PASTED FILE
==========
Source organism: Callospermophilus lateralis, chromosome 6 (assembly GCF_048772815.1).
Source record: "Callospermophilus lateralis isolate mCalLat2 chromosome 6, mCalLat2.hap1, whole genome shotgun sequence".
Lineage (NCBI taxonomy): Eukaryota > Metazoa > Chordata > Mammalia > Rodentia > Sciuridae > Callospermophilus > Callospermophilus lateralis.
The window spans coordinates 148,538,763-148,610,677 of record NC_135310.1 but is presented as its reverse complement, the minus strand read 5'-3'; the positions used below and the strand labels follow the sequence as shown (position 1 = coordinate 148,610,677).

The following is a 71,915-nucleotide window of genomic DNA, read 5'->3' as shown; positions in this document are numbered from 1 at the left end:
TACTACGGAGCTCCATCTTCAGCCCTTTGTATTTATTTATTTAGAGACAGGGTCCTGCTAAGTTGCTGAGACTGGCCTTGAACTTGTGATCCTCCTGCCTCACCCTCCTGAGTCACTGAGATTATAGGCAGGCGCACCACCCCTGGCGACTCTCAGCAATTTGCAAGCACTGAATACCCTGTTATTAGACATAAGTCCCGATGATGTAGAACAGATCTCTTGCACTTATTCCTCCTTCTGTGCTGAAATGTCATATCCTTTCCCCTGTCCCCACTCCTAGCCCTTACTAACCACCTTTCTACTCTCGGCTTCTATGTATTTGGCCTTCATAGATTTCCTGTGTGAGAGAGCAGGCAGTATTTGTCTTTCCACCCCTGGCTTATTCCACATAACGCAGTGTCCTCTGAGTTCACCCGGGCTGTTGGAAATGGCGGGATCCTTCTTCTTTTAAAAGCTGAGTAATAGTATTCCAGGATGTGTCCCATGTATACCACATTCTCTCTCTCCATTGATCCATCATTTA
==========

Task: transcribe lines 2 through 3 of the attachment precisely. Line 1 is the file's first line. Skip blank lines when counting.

Source record: "Callospermophilus lateralis isolate mCalLat2 chromosome 6, mCalLat2.hap1, whole genome shotgun sequence".
Lineage (NCBI taxonomy): Eukaryota > Metazoa > Chordata > Mammalia > Rodentia > Sciuridae > Callospermophilus > Callospermophilus lateralis.